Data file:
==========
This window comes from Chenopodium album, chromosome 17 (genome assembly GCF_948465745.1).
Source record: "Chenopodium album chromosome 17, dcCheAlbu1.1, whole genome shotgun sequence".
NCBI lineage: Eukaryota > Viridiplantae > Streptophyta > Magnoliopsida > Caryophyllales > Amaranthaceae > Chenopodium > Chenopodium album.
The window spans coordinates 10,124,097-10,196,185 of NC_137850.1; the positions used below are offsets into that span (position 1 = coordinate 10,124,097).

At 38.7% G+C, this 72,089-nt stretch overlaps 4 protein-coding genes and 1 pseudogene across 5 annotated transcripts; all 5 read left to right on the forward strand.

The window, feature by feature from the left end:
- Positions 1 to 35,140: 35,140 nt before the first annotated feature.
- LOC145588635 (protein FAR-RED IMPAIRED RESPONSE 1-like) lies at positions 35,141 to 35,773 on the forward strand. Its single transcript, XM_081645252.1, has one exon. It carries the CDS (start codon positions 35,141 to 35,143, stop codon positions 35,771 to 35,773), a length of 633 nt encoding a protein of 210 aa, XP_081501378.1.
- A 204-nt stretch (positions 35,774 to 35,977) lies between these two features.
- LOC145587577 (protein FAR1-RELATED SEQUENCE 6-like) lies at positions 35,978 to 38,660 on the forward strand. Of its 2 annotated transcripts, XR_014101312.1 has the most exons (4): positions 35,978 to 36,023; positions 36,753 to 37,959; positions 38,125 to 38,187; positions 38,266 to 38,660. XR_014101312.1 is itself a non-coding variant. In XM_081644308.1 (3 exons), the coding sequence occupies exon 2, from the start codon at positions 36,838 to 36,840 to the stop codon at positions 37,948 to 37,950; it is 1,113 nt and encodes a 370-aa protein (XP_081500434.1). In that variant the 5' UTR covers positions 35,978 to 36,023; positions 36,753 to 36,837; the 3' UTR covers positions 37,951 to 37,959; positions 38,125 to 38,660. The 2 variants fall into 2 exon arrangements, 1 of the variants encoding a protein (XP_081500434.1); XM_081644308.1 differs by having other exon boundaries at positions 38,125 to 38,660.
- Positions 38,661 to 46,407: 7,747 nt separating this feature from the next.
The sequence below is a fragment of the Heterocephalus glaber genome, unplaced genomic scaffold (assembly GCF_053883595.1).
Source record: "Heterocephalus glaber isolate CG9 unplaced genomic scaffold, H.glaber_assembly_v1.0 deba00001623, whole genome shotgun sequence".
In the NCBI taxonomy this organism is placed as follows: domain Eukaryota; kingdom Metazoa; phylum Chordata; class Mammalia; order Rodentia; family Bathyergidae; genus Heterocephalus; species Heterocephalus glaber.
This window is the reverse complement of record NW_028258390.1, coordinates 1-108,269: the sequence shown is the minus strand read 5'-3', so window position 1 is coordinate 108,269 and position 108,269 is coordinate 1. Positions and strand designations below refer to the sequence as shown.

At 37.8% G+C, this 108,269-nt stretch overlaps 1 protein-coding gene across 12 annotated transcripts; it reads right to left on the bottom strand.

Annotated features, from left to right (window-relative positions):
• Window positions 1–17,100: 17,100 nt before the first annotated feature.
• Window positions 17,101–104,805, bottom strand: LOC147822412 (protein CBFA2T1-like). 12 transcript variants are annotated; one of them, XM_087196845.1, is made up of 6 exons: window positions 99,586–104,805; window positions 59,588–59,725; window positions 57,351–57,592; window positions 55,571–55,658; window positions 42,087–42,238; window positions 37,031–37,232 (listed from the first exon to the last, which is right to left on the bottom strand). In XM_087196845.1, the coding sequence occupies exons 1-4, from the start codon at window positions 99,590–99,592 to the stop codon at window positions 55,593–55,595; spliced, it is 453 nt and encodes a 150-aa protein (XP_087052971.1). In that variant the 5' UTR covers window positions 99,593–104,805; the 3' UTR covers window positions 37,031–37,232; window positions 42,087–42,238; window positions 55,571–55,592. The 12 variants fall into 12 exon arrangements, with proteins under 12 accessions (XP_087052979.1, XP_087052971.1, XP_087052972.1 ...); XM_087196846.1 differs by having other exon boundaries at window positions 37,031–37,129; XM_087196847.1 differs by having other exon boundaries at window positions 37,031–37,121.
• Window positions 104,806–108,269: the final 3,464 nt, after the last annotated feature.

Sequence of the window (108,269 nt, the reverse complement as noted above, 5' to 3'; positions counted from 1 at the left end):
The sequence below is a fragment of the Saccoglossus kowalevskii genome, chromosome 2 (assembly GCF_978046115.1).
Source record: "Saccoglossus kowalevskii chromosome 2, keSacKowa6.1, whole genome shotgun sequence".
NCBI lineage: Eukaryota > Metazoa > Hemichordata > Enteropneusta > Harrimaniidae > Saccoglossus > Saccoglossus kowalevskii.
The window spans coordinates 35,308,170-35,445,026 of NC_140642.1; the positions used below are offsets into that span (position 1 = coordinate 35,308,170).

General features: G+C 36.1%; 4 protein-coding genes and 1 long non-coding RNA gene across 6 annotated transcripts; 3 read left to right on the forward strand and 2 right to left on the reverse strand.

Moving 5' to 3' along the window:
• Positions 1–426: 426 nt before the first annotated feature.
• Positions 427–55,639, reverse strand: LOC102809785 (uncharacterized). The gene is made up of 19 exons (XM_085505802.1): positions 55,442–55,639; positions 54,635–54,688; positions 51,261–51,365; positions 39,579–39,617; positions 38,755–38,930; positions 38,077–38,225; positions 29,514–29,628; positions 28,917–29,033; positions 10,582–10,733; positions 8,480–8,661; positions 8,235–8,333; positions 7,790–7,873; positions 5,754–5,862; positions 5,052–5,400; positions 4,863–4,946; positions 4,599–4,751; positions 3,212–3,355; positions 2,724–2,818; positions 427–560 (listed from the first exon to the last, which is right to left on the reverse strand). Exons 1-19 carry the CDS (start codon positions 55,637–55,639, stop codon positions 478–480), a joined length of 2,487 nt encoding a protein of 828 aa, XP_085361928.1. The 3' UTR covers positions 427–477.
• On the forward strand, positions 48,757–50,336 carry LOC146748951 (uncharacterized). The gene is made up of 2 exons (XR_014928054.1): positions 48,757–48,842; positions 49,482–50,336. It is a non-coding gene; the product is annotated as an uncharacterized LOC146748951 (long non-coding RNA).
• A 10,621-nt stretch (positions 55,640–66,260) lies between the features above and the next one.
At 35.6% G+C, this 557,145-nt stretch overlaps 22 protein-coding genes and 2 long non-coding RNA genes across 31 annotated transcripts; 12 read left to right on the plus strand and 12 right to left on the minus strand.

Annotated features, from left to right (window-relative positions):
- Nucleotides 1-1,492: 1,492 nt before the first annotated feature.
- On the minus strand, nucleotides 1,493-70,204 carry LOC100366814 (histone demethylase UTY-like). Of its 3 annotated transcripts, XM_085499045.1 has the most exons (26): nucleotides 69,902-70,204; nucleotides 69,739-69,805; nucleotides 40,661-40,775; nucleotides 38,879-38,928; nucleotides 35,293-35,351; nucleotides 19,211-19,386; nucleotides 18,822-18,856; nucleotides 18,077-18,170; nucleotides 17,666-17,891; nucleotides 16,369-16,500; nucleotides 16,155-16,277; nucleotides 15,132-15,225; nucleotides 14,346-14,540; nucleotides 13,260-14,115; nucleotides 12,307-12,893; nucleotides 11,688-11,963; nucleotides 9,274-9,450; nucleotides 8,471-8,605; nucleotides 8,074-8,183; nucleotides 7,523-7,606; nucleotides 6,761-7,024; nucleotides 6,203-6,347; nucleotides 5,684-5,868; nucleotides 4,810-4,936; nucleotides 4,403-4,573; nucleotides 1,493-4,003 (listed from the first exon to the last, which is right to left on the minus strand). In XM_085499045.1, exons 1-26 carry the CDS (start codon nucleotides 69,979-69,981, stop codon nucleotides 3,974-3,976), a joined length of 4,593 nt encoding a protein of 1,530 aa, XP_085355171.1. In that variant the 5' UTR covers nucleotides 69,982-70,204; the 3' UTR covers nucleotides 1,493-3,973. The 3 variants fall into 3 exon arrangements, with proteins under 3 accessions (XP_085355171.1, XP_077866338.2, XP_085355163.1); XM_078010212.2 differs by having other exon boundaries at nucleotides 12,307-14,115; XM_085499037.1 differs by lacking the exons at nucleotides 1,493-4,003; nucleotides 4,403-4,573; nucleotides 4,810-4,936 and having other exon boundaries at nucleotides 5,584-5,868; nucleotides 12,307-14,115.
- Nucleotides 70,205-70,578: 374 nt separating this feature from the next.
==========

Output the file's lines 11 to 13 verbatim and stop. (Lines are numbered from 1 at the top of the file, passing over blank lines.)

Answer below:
- Positions 38,661 to 46,407: 7,747 nt separating this feature from the next.
The sequence below is a fragment of the Heterocephalus glaber genome, unplaced genomic scaffold (assembly GCF_053883595.1).
Source record: "Heterocephalus glaber isolate CG9 unplaced genomic scaffold, H.glaber_assembly_v1.0 deba00001623, whole genome shotgun sequence".